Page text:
Influence of leaf traits, hydrodynamics and global change on seagrass-grazer interactions
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Influencia de las propiedades foliares, la hidrodinámica y el cambio global en las interacciones entre angiospermas marinas y sus consumidores
Author/sJiménez Ramos, Rocío
AdvisorBrun, Fernando G.; Vergara Oñate, Juan José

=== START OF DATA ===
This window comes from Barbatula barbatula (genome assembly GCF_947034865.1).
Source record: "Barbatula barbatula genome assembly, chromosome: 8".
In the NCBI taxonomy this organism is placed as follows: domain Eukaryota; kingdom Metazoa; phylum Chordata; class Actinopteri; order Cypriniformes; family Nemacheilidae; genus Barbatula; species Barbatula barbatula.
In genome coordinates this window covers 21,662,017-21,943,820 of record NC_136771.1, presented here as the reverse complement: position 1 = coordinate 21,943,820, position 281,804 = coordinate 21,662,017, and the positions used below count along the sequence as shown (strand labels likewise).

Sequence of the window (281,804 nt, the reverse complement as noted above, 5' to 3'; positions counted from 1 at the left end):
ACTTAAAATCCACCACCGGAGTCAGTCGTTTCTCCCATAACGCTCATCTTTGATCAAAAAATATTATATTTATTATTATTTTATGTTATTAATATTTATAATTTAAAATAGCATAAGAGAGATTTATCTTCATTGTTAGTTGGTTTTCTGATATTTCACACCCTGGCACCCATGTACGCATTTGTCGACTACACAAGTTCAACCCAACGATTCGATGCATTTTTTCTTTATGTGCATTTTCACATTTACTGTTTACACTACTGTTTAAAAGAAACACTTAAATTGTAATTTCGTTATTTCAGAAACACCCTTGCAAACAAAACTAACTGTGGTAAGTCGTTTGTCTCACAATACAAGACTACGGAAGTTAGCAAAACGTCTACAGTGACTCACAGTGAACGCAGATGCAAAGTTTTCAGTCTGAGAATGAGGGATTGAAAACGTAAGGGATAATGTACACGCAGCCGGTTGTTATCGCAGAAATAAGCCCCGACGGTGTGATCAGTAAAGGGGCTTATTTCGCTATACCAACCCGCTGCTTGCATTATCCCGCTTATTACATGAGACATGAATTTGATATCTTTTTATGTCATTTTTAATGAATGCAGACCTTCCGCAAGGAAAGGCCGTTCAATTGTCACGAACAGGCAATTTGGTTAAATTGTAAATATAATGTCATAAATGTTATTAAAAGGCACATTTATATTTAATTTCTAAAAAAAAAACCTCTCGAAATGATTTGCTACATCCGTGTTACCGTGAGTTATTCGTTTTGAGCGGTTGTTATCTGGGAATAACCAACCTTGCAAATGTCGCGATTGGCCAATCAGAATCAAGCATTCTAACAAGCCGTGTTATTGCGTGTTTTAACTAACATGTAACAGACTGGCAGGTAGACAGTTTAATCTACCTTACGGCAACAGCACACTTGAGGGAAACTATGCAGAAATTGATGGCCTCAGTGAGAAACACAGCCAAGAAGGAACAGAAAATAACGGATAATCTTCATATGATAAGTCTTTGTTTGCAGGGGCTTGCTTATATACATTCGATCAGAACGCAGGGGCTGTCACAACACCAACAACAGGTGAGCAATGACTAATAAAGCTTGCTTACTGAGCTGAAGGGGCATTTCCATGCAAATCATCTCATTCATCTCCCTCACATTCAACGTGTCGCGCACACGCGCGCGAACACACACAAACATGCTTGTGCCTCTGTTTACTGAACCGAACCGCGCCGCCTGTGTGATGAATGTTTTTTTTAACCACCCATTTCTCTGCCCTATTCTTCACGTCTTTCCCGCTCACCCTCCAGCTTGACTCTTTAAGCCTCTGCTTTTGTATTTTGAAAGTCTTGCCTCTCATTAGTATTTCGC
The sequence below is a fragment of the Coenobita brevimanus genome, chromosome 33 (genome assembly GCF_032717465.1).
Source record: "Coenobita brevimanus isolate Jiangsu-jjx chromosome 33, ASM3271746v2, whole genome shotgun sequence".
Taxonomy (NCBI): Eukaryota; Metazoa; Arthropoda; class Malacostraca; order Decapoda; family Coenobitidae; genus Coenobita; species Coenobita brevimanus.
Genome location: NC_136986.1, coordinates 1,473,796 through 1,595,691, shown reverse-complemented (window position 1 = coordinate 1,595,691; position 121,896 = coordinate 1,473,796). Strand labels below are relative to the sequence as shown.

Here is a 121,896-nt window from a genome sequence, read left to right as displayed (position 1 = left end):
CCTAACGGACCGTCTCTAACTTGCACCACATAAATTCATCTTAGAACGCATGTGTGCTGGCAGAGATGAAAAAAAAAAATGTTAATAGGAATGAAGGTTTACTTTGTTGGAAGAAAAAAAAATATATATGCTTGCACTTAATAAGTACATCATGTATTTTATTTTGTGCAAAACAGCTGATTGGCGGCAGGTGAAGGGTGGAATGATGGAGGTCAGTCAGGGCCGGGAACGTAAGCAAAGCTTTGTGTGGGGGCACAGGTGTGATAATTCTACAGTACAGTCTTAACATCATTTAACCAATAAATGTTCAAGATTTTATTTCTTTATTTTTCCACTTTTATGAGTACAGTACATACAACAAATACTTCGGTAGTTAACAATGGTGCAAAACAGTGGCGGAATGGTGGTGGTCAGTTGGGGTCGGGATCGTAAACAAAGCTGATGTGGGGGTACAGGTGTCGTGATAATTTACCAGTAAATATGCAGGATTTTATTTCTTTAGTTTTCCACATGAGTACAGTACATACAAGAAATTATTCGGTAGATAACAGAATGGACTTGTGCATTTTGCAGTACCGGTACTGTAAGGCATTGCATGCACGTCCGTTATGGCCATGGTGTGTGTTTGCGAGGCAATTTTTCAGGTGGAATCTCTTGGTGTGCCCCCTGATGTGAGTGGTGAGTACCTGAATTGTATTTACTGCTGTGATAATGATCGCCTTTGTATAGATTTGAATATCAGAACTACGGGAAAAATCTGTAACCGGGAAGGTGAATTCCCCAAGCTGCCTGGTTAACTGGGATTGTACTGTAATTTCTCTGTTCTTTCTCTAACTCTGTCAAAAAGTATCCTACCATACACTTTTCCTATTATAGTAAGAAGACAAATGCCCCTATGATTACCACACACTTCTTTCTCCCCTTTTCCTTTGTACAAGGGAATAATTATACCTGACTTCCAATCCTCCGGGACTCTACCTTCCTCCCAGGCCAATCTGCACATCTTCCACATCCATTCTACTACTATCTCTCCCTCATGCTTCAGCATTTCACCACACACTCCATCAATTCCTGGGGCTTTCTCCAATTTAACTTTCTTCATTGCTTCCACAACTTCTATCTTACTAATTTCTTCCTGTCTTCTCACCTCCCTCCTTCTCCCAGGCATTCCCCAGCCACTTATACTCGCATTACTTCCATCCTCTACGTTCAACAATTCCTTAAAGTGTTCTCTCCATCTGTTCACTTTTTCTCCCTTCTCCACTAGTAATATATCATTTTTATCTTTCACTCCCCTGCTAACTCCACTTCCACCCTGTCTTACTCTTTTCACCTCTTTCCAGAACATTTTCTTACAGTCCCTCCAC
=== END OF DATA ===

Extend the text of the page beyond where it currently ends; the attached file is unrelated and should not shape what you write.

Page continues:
Seagrass-grazer interactions play a fundamental role in ecological processes by regulating structure and functioning of plant communities. Within biotic connections, herbivory is a crucial process because it involves the matter and energy transference from primary producers to higher trophic levels, affecting the physical structure of the community and ecosystem productivity. Contrary to previous beliefs, new insights suggest that grazing may have an important impact on seagrass communities and that their grazers may be key to understand seagrass food webs. Thus, the contrasting response found in previous research may indicate that the susceptibility of seagrass species to be grazed may have a temporal and spatial component and even within a community, a preferential consumption of some species among others may exist depending on the palatability of their tissues. Therefore, the assessment of the strength of the seagrass-grazers links and those mechanisms that regulate this relationship, it is of crucial importance to increase our understanding on community and ecosystem structure and dynamics. In addition, it is well known that seagrasses are living under local and global threats, and consequently, there is a pressing need to include the global change factors (eutrophication, acidification and warming) into the current experimental approaches, in order to forecast the future responses of this fundamental community in the changing world. This PhD Thesis is structured in 6 chapters to answer particular questions about seagrass-grazer interactions. In the first two chapters, the importance of hydrodynamics in the seagrass-grazer interactions was studied, and it demonstrated how this abiotic factor acts as a top-down regulator in the community. Moreover, seagrass acclimation to hydrodynamics modulates intraspecific seagrass traits, and then seagrass palatability, influencing the selection of leaves by consumers (chapters 2 and 3). On the other hand, eutrophication and the main global change factors (i.e. warming and acidification) influenced positively Cymodocea nodosa palatability through the alteration of leaf traits and by promoting the growth of epiphytes (chapters 4 and 5). In the last chapter, we looked at the seagrass responses to biomass loss promoted by herbivory, noting how the colonization states influences on the compensation responses to herbivory in the fast-growing tropical species such as Halodule wrightii. The research presented in this PhD Thesis contributes to identify changes on seagrass palatability under different environmental conditions and global change factors. Particularly, this research displays how hydrodynamics modulate feeding behaviour of consumers and how indirect effects of eutrophication and global change enhance seagrass consumption by herbivores. In addition, this Thesis shows how seagrass colonization states affect to compensatory responses derived by herbivore damage. The importance of considering biotic processes in conservation and management plans is emphasized in order to enhance seagrass ecosystems resilience and to identify solutions to support the maintenance of key ecosystem services provided by seagrass meadows to our planet.